e) The volume of RESERVOIR WATER from COLLIFORD via the St Neot is greater in summer when the holiday crowds are in Cornwall than it is in winter. At first sight this is a blessing because it holds up the river level in the dry season. If Colliford was full in the spring, this water is clean and sweet, but if Colliford has had a couple of dry years the water coming down the St Neot is brown and sour and the water is loaded with peat dust and sludge which the fish dislike intensely. Since this happens in summer, the volume of natural water is least available to dilute it and the river below Twowatersfoot may turn brown but clear. In the worst case, brown cloudy and dirty, the fishing is unproductive.

f) RESERVOIR WATER from SIBLYBACK runs into the river above Golitha and the same rules apply as for Colliford water, but Siblyback is a smaller reservoir and not always running to provide water for Restormel works. If Siblyback is discharging and low water conditions apply, the diluting benefit of the main river on Colliford water coming down the St Neot is minimal. Incidentally, Siblyback is a well stocked rainbow trout fishery and the odd rainbow from Colliford gets over or through the dam into the river where they should always be killed if caught.

g) Waters from the Trenant, Warleggan and Cardinham tributaries and the main river above Trekieve Steps are the only ones that are truly NATURAL WATER. These are the key breeding grounds for migratory fish, but salmon and seatrout juveniles are found everywhere and also in the main river, so the Fowey catchment

is still very successful for salmon and seatrout breeding and it currently meets its sustainable stock targets.

h) WATER RUNNING OVER THE WEIR AT RESTORMEL depends upon the natural flow and how much is taken out by the water processing works for public use in Cornwall. South West Water are obviously entitled to take out at least as much water as they release from their reservoirs. They are not under any obligation to release extra water to make up the flow over the weir to any specific level in low water conditions and if there is lots of natural water, they don’t have to release as much as they take out, so there is sometimes very little flow over the weir in dry weather.

There is a FISH COUNTER on this weir and it tells us, as expected, that more fish come up over the weir when there is a spate or increased flow over the weir, but that some fish do come up over the weir even in very low flows. On balance, the weir probably has very little effect over and above the natural water flow in the river, but it is naturally viewed with suspicion by the fishermen in low water conditions. There is a “waterbank” of water in the reservoirs that may be released at the behest of the Environment Agency. It is probably not enough to mitigate low water flows at Restormel, but it has been used experimentally to draw salmon into the St Neot river to spawn.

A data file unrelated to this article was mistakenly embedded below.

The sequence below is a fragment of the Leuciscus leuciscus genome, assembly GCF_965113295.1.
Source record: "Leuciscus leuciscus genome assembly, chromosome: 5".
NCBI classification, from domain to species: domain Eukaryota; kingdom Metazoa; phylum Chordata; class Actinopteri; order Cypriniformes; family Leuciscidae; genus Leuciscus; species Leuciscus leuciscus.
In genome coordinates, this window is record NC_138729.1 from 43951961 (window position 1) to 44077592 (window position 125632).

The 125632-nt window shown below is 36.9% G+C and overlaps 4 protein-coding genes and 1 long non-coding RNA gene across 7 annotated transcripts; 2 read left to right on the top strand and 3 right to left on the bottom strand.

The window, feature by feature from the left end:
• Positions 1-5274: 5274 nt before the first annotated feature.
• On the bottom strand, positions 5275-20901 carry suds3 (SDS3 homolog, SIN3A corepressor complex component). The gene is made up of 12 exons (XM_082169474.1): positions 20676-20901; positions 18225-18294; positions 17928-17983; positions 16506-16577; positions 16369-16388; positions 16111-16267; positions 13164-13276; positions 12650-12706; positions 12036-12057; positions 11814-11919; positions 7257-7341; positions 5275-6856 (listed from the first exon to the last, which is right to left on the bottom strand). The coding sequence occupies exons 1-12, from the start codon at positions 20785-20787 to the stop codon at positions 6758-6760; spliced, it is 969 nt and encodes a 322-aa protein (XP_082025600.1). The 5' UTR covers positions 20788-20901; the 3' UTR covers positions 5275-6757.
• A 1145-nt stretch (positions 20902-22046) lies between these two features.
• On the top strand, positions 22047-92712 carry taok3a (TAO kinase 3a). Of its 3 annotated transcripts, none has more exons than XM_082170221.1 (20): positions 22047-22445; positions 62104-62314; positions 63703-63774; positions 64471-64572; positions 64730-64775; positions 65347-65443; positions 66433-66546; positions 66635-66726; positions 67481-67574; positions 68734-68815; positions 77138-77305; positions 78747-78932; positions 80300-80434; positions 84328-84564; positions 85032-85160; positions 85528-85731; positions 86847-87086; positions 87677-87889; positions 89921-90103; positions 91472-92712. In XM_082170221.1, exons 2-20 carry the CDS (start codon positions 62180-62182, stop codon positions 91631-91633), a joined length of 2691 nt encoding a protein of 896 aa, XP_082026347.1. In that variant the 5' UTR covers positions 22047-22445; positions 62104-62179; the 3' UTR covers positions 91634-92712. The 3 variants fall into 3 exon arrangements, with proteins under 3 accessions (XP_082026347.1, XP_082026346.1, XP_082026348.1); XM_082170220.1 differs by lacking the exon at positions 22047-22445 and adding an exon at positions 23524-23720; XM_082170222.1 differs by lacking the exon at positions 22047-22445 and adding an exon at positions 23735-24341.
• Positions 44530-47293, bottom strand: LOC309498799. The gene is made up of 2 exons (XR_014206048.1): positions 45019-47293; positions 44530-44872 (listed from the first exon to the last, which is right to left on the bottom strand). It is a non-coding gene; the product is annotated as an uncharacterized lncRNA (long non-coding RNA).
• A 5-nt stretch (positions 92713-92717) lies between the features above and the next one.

The effect of the various components of the water in the fishing beats is interesting. Basically high water is good and low water is bad.

High clear green winter water is best of all. High muddy brown spate water makes fishing impossible but it is soon followed by clearing high water and that is when the fish are most active, running and likely to be out in the stream and catchable. When sour “road washings” or peat water from the reservoirs comes, it puts the fish off. In extreme cases they will always swim up through the pollution and get into a sidestream or clean tributary. If you think about it, an instinct to turn and flee downstream to escape pollution would be a recipe for disaster. Fish will always hold their noses and swim upstream above the source of pollution, until they get into clean water or die in the attempt.

Sometimes you will find the old Junction Pool, above the junction with the St Neot, or the main river at Trekieve Steps, above the inlet from Siblyback, quite black with fish packed in there like cobbles in a roadway to avoid bad water downstream. They are not catchable but they are a sight to see.

So, peaty water specially in summer is not a good sign even if the water is up a bit and otherwise clean but if the river is low and clean, night fishing for seatrout and fine tackle for salmon by day are the best methods and night fishing can be highly successful. If rains come and the river rises and colours, fish early and fish big and lighten your tackle as the water clears.

The Fowey is a fine river and the fishing is excellent and it helps if you read the signs to see when and where to concentrate your efforts. Above all keep fishing, for you will catch nought sitting at home in front of the fire!